Wednesday, October 20, 2010
To me, the small buildings in rural areas are just as inspiring as the gigantic cathedrals of urban areas. Rural English churches impart the same sense of community history, merely on a smaller scale. The photos in this post try to create a composite image of one of these country churches.
As I wandered around the church grounds, I was struck by a sense of quiet permanency and a feeling of tranquility. It is interesting to try to imagine the people who have walked along the same stone-paved paths that are worn with age and the footsteps of many. As you go through the old heavy wooden doors on a sunny day, yous eyes are immediately drawn to the beauty of stained glass windows whose colors remain vivid after centuries. In hidden niches, you will discover images such as that of an armored knight and his lady with their hands clasped in prayer. The total effect was one that combined simplicity and beauty, one that generations of congregation members had experienced and even perhaps taken for granted. This last statement reminds me that often what is a marvel to the eyes of the visitor has become commonplace to those within the established community. Perhaps that condition is a reason that we should all travel so that we can return to our places and view our surroundings with fresh eyes.
Thank you for visiting, please feel free to stop by again. May your travels be interesting and enjoyable.
Friday, October 15, 2010
The Fall colors have been exceptionally intense this year, so I thought that I would share them with you. Their possibility is the main reason that I usually chose not to travel outside the State during September and October. I hope that you enjoy these Fall images
Thank you for visiting. May your travels be interesting and enjoyable.
Monday, October 4, 2010
I truly enjoyed my two days in Edinburgh and intend to return and explore it in greater detail. As a result , I chose to use photos from there to illustrate my reflections on why I take the kinds of photos that I do when I travel.
First of all, I admit that my photos are eclectic. I don't focus on Nature, architecture, portraits, or transportation. Rather, I try for images that will capture the essence of an aspect of a place. Let's look at the photos that I've posted this time.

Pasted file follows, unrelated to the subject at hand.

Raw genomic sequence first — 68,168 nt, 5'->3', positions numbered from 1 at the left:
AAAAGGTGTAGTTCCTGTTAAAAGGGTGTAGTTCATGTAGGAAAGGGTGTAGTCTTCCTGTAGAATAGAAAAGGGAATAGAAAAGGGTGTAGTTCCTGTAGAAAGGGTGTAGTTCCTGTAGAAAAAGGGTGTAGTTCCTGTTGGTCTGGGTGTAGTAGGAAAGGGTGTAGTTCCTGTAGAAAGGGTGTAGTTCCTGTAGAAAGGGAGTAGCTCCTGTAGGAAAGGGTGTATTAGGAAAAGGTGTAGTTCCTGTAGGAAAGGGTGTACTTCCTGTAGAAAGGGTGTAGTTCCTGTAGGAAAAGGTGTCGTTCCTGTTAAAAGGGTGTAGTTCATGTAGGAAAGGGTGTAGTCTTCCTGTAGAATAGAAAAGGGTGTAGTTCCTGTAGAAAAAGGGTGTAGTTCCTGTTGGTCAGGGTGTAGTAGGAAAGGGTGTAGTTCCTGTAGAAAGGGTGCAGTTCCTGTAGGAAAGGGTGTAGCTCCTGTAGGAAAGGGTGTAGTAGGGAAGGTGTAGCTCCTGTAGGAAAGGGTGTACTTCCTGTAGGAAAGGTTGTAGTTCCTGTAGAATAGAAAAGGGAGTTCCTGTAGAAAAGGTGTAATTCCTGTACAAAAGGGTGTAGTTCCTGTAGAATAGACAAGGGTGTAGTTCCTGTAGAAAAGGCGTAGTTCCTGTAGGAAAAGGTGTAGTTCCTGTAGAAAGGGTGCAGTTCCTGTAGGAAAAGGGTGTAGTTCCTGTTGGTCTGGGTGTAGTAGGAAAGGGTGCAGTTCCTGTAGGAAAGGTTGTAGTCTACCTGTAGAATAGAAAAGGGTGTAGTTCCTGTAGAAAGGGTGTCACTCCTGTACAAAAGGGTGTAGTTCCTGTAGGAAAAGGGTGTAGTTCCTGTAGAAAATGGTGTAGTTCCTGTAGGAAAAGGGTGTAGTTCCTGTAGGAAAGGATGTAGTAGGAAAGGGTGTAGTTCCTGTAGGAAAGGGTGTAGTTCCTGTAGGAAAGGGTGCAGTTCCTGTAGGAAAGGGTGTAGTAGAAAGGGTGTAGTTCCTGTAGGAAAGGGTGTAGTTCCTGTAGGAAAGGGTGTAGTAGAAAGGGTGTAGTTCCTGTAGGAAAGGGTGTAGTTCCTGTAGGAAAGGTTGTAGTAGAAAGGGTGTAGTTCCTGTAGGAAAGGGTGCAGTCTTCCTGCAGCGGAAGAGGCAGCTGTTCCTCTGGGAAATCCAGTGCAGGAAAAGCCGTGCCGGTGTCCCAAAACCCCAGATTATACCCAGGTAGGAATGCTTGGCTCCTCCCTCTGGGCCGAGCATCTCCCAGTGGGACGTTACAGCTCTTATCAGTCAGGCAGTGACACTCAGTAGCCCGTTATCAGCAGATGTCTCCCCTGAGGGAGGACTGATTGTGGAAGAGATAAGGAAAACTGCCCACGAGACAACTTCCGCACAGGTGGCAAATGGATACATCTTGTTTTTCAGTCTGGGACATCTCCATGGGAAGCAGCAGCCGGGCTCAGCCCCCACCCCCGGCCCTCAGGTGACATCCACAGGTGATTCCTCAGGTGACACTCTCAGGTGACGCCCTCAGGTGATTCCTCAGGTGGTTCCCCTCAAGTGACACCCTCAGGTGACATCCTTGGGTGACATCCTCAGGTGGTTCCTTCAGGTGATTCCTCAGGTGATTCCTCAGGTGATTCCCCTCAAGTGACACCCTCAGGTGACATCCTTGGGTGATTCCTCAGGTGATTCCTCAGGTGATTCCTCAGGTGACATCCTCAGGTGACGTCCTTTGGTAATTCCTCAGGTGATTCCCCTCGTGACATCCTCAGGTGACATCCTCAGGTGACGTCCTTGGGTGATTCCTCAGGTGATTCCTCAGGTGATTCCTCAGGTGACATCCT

The image of the Scottish Parliament building stood out to me as incongruously modernistic in a city rich in history. The story behind it is that it is modernistic to represent the fact that Scotland recently gained some local autonomy.
The busking bagpiper is uniquely appropriate in a Scottish setting.
The road to Arthur's Seat in the heart of Edinburgh captured both the natural beauty and the land that helped shaped the character of the Scottish people.
The Oxford Bar sign reminded me of my personal pilgrimage to the "Ox" to pay homage to Ian Rankin's fictional character Inspector Rebus. (The barkeep and noontime patrons were dour and unwelcoming to a couple of American tourists.)
Edinburgh Castle in the fog should have been a disappointment but turned out to be very revealing. A tour guide who we happened upon in a side chapel spent time discussing the local weather and how it had such a strong impact upon the darker writings of Edinburgh's authors. (The next day, as we sat on the airport bus headed towards our flight to London, we saw Edinburgh Castle surrounded by brilliant sunlight. What a contrast!)
This post has been helpful to me in better understanding why I take and select the photos that I do. I hope that you have enjoyed the images and the contexts that I have given them. Your comments and thoughts are always appreciated.
Thank you for visiting, please come again. In the meantime, may your travels be interesting and enjoyable.